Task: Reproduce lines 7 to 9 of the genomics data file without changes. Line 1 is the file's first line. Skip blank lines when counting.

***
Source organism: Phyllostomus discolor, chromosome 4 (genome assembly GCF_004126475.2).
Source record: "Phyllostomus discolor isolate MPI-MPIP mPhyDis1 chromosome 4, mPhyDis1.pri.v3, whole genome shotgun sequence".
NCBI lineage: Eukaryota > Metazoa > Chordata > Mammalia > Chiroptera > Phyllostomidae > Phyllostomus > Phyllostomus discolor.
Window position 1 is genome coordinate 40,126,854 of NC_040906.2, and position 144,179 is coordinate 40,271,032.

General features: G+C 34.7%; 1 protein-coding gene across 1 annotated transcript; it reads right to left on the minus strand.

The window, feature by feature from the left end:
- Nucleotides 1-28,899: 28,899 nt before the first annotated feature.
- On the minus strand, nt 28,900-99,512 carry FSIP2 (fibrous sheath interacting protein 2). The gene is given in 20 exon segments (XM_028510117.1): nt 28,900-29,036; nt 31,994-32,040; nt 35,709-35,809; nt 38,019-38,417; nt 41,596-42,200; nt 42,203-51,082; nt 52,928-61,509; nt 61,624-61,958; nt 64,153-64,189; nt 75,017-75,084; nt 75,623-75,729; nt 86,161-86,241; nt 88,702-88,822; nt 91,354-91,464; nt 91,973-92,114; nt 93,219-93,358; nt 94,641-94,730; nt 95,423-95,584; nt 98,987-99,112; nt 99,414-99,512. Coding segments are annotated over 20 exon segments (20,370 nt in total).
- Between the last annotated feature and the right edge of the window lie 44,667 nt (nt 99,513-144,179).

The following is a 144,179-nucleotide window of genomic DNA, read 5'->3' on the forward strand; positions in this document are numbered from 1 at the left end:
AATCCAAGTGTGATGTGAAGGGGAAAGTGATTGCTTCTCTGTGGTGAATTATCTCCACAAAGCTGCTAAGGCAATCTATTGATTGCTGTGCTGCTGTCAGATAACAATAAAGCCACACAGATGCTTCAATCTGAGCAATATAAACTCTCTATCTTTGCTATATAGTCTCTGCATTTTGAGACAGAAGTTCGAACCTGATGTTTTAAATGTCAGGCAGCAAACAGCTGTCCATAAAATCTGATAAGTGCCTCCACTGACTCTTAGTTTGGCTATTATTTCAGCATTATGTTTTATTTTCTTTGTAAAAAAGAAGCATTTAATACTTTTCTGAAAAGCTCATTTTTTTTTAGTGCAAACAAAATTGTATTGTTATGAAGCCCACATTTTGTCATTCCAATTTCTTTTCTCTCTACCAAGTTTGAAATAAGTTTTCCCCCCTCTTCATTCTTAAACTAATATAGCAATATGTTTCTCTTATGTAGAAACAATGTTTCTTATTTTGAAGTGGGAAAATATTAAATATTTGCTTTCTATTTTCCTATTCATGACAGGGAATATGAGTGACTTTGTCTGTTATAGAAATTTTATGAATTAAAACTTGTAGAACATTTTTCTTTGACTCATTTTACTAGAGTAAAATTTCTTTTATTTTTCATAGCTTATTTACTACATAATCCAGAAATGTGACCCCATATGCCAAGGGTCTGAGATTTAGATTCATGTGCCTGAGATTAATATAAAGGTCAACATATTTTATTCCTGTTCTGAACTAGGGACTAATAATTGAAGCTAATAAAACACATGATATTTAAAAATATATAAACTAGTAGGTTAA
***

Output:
- Nucleotides 1-28,899: 28,899 nt before the first annotated feature.
- On the minus strand, nt 28,900-99,512 carry FSIP2 (fibrous sheath interacting protein 2). The gene is given in 20 exon segments (XM_028510117.1): nt 28,900-29,036; nt 31,994-32,040; nt 35,709-35,809; nt 38,019-38,417; nt 41,596-42,200; nt 42,203-51,082; nt 52,928-61,509; nt 61,624-61,958; nt 64,153-64,189; nt 75,017-75,084; nt 75,623-75,729; nt 86,161-86,241; nt 88,702-88,822; nt 91,354-91,464; nt 91,973-92,114; nt 93,219-93,358; nt 94,641-94,730; nt 95,423-95,584; nt 98,987-99,112; nt 99,414-99,512. Coding segments are annotated over 20 exon segments (20,370 nt in total).
- Between the last annotated feature and the right edge of the window lie 44,667 nt (nt 99,513-144,179).